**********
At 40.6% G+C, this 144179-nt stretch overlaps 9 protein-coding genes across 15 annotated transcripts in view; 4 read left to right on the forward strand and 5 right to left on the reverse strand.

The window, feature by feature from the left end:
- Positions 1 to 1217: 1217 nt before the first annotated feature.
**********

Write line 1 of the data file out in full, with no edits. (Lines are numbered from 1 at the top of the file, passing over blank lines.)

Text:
At 40.6% G+C, this 144179-nt stretch overlaps 9 protein-coding genes across 15 annotated transcripts in view; 4 read left to right on the forward strand and 5 right to left on the reverse strand.